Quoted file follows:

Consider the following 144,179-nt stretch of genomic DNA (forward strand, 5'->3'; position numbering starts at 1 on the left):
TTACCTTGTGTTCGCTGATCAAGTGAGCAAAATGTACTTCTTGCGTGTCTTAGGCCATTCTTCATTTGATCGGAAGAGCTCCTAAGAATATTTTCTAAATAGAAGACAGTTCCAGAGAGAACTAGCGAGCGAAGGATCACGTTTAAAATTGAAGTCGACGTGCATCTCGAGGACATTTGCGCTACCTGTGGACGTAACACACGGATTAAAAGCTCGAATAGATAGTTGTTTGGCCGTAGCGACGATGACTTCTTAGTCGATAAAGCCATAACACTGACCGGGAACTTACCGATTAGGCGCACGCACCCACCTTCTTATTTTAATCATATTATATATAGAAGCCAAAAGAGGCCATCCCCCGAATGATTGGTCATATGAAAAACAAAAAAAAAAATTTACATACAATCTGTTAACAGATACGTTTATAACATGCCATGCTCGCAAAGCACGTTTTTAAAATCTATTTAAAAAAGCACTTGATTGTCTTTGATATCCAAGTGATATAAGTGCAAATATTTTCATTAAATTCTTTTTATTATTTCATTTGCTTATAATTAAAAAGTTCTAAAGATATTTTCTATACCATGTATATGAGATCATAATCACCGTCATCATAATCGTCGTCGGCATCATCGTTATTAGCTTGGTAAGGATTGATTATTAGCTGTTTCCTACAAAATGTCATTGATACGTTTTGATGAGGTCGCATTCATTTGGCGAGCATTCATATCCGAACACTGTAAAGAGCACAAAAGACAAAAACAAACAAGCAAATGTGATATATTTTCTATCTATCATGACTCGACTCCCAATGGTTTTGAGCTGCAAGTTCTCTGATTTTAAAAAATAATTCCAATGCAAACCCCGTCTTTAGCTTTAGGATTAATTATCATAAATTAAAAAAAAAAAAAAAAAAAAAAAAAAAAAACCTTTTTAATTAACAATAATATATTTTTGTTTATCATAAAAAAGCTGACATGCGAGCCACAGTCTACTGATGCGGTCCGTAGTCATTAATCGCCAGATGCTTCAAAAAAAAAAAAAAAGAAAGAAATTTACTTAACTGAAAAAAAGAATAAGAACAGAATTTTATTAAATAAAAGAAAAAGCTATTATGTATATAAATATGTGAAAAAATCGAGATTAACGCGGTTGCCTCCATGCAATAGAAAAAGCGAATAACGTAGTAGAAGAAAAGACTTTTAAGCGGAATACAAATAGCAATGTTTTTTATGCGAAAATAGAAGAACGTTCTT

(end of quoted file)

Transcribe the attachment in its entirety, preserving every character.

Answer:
Consider the following 144,179-nt stretch of genomic DNA (forward strand, 5'->3'; position numbering starts at 1 on the left):
TTACCTTGTGTTCGCTGATCAAGTGAGCAAAATGTACTTCTTGCGTGTCTTAGGCCATTCTTCATTTGATCGGAAGAGCTCCTAAGAATATTTTCTAAATAGAAGACAGTTCCAGAGAGAACTAGCGAGCGAAGGATCACGTTTAAAATTGAAGTCGACGTGCATCTCGAGGACATTTGCGCTACCTGTGGACGTAACACACGGATTAAAAGCTCGAATAGATAGTTGTTTGGCCGTAGCGACGATGACTTCTTAGTCGATAAAGCCATAACACTGACCGGGAACTTACCGATTAGGCGCACGCACCCACCTTCTTATTTTAATCATATTATATATAGAAGCCAAAAGAGGCCATCCCCCGAATGATTGGTCATATGAAAAACAAAAAAAAAAATTTACATACAATCTGTTAACAGATACGTTTATAACATGCCATGCTCGCAAAGCACGTTTTTAAAATCTATTTAAAAAAGCACTTGATTGTCTTTGATATCCAAGTGATATAAGTGCAAATATTTTCATTAAATTCTTTTTATTATTTCATTTGCTTATAATTAAAAAGTTCTAAAGATATTTTCTATACCATGTATATGAGATCATAATCACCGTCATCATAATCGTCGTCGGCATCATCGTTATTAGCTTGGTAAGGATTGATTATTAGCTGTTTCCTACAAAATGTCATTGATACGTTTTGATGAGGTCGCATTCATTTGGCGAGCATTCATATCCGAACACTGTAAAGAGCACAAAAGACAAAAACAAACAAGCAAATGTGATATATTTTCTATCTATCATGACTCGACTCCCAATGGTTTTGAGCTGCAAGTTCTCTGATTTTAAAAAATAATTCCAATGCAAACCCCGTCTTTAGCTTTAGGATTAATTATCATAAATTAAAAAAAAAAAAAAAAAAAAAAAAAAAAAACCTTTTTAATTAACAATAATATATTTTTGTTTATCATAAAAAAGCTGACATGCGAGCCACAGTCTACTGATGCGGTCCGTAGTCATTAATCGCCAGATGCTTCAAAAAAAAAAAAAAAGAAAGAAATTTACTTAACTGAAAAAAAGAATAAGAACAGAATTTTATTAAATAAAAGAAAAAGCTATTATGTATATAAATATGTGAAAAAATCGAGATTAACGCGGTTGCCTCCATGCAATAGAAAAAGCGAATAACGTAGTAGAAGAAAAGACTTTTAAGCGGAATACAAATAGCAATGTTTTTTATGCGAAAATAGAAGAACGTTCTT